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Google Algorithm Changes Unhinge Site Audiences

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Google

The overwhelming dominance of Google in the online search environment creates both opportunities and threats to websites.

The opportunities exist because of Google algorithm changes. The threats also exist because of those changes.

A site literally can skyrocket nearly overnight in total audience if Google decides that certain site characteristics have become more important. Then it can lose much of that audience because of another change.

The Internet landscape is littered with the dead bodies of sites that have suffered the loss of Google traffic. Some webmasters report audience declines as high as 60 to 80 percent or even more.

“Unbelievable… 6 years daily work on a website, completely gone,” one webmaster said recently. “And now Google is saying: It’s nothing wrong with your site, we just don’t like it anymore. Without giving a hint (of) what we do wrong.”

The impact of these algorithm changes that either benefit a site or cost it dearly are the result of Google’s market share, which various sources put at 70 percent or higher.

How to Survive Algorithm Changes

I started a small regional travel site back in 2007 as a place to experiment with online publishing for my clients. At the time, many other regional sites existed in the same niche and were well-ranked in Google.

Today, nearly all of them are gone. Even major sites that existed 10 years ago are no longer around because they lost huge audiences from Google. Does anyone remember About.com among many others?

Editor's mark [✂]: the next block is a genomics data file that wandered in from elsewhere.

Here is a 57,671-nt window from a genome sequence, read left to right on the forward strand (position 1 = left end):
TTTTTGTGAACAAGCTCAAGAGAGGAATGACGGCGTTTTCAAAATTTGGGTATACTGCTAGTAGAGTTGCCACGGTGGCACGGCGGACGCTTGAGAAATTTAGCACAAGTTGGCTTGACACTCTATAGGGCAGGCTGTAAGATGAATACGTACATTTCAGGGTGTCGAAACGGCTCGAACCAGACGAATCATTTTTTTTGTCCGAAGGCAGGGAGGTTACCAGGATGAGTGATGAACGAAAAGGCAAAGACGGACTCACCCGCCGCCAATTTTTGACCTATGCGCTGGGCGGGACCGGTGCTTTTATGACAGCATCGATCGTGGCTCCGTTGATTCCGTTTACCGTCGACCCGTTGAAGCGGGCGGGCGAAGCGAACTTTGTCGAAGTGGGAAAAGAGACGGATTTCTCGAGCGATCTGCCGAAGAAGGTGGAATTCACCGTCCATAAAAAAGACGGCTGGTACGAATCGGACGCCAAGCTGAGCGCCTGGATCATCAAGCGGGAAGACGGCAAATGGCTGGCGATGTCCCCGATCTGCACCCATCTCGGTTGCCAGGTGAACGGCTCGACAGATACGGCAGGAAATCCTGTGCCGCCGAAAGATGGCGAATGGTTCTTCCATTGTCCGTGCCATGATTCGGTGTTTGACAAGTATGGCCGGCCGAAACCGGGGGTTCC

Mine still exists because I found a niche within a niche, meaning the content was unique at the time. Unfortunately, since the founding of my site, many major sites have developed some of the same content as the total amount of online content grows much faster than the audience size. As a result, it no longer has the same level of success it had several years ago.

My modest site’s survival has depended on unique content more than any other factor. It also has depended on regular updates, continuous improvements and finding traffic from other sources such as social media, YouTube, advertising and email marketing.

Analytics offer a simple way for publishers to wean themselves off dependence on a single search engine. Simply track the percentage of Google organic visitors versus total visits. Ideally, the total number of Google organic visitors will stay the same or climb. But the percentage of those visitors to the total should decline if efforts to increase audiences from other sources are successful.

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